Will Sudan’s ‘Arab Spring’ topple al-Bashir?

BY: Matthew Odartey
Sudanese protesters on the streets of Omdurman on January 17, 2019
Sudanese protesters on the streets of Omdurman on January 17, 2019

On December 19, 2018, the people of Sudan hit the streets to protest against high rise of bread and fuel prices but the demonstrators quickly turned their attention to other issues and are now demanding the resignation of President Omar Hasan al-Bashir.

The protests, which have been taking place almost every day since it started, is similar to the 2010 Arab Spring uprising that rocked several Arab countries and toppled strong African leaders, notable among them Libya’s Muammar al-Qathafi and Hosni Mubarak of Egypt.

The current situation in Sudan has been described as the longest in decades and the most significant in Sudan's recent history.


Low economic growth and President Bashir’s long stay in power are among other issues fuelling the anger of many Sudanese.

The anti-government protests have spread to at least 35 cities and villages as professionals and marginalised young people pile more pressure on the government to resign.

The government’s response has been ruthless — a crackdown by security forces has left at least 30 people dead according to government official report, but Rights groups put the total at more than 50.

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At least five reporters are reported to have been detained by the national intelligence security services and are being held at undisclosed locations. Sudan has long had a poor reputation for media freedom and the country is ranked 174th out of 180 countries where press freedom is curtailed.

Economic meltdown

In 2010, Sudan was considered the 17th-fastest-growing economy in the world and saw rapid development largely from oil profits even though it was facing international sanctions.

Because of the secession of South Sudan, which harbours over 80 per cent of Sudan's oilfields, Sudan entered a phase of stagflation.

Months before the protests, Sudanese were struggling to make ends meet and this led the government to introduce reforms by devaluing the Sundanese pound and lessening import restrictions, which never had any significant effect.

Critics of President Bashir blamed him for the economic meltdown that saw inflation rising to 72 per cent by the end of 2018.

According to them (critics), the country had been marginalised by his governance style and the situation made it impossible for the country to pay for food imports.

Nahla Mohaka, a Sudanese film-maker and writer, told the BBC last year that everybody was feeling the financial pinch.

"Normally, there would be a meat dish, but meat had become very expensive. And even the fuul (a bean stew with onions), before this would have been about 10 Sudanese pounds ($0.56; £0.42), now it is 50 or more," Ms Mohaka said.

The President’s supporters, however, blame a Western conspiracy designed to undermine Islamist rule in Sudan.

US sanctions

Sudan has for a long time been targeted by economic sanctions by the United States of America over the 2003 Darfur conflict and related human rights abuses.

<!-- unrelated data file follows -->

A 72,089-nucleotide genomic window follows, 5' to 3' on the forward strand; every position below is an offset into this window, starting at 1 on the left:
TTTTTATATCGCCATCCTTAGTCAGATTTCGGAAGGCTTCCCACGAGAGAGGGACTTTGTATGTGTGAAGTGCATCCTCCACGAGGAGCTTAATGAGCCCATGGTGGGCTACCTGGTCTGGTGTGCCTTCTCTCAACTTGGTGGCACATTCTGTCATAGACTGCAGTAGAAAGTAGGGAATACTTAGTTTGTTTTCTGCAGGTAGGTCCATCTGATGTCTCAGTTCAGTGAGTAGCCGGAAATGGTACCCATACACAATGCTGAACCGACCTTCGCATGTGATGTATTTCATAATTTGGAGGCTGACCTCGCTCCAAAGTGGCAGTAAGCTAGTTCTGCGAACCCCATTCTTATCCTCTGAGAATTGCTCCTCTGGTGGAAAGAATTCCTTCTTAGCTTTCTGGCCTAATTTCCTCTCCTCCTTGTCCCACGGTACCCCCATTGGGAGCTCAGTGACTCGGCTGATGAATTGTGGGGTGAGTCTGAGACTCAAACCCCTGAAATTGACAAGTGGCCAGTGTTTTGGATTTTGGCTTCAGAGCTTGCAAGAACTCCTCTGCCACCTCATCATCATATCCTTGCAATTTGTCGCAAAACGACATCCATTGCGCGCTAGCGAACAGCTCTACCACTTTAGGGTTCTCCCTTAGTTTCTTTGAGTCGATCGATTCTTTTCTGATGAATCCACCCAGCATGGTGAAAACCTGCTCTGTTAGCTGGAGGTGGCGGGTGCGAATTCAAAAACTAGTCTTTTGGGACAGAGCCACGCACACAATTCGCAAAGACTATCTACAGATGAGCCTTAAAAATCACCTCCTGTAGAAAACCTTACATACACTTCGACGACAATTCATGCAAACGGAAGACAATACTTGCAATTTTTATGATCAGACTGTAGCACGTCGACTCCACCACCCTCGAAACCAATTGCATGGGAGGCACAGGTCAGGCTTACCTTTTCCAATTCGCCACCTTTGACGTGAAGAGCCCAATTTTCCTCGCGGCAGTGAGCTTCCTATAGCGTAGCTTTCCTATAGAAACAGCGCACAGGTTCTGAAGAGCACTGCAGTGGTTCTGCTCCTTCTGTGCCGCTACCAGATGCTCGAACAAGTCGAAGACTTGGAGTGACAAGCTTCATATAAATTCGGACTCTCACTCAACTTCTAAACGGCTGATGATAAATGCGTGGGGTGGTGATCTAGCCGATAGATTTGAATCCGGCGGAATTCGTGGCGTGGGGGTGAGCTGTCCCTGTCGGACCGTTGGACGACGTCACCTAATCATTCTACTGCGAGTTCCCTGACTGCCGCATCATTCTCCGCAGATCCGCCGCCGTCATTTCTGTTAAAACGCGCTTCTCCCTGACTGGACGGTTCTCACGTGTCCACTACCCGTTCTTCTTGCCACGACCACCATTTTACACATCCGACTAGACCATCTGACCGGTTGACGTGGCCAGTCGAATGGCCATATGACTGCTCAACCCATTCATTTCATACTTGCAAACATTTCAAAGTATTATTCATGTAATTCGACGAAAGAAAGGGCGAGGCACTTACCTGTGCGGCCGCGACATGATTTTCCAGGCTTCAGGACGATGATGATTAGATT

The sanctions halted any transactions using US currency or products. What it means, therefore, is that any business which operated in the US was not able to trade with Sudan.

For years, international banks would not operate in Sudan, and the state and companies were largely unable to get spare parts for things such as aeroplanes or vital health equipment.

But even as the sanctions were lifted two years ago, the country has still not regained its footings and the economy has been falling off a cliff, with the hope of an improved economy failing to materialised.

Darfur legacy and ICC

In February 2003, the Sudan Liberation Movement (SLM) and the Justice and Equality Movement (JEM) rebel groups began fighting the Bashir government which they accused of oppressing Darfur's non-Arab population.

The war, nicknamed the Land Cruiser War, claimed the lives of an estimated 300,000 people and displaced over two million.

So brutal was the conflict that it was referred to by international commentators as ethnic cleansing and population clearance; in short, a genocide.

The United Nations, rights groups and some Western countries, particularly the US, took a strong stance against Bashir’s government’s brutal response to the violence.

Bashir would eventually be indicted years later by the International Criminal Court (ICC) for crimes against humanity and for having facilitated and ordering the genocide.
These charges have come to define his legacy.

Way forward

From all indications, the ongoing protest is mimicking signs of an Arab Spring and observers are closely monitoring if al-Bashir’s declaration in November 2003 that “those who are waiting for the Arab Spring to come to Sudan will still have to wait a while.

Already, President al-Bashir has conceded many flaws in his administration and for which reason he is willing to reform.

What Sudan needs now is a comprehensive reform that will improve the economy.

Skyrocketing inflation and unemployment rates need to be addressed even in the face of harsh Western economic sanctions.

Separation of powers, individual rights, rule of law, freedom of speech and the media are fundamental democratic principles desperately needed to for a new Sudan.

According to a Human Rights Watch report, Sudan’s human rights record continued to be defined by government repression and violations of basic civil and political rights, restriction of religious freedoms, and disregard for obligations on civilian protection under international humanitarian law.

The contributions of the opposition and civil society organisations are needed for a better Sudan, otherwise, al-Bashir’s days are numbered.

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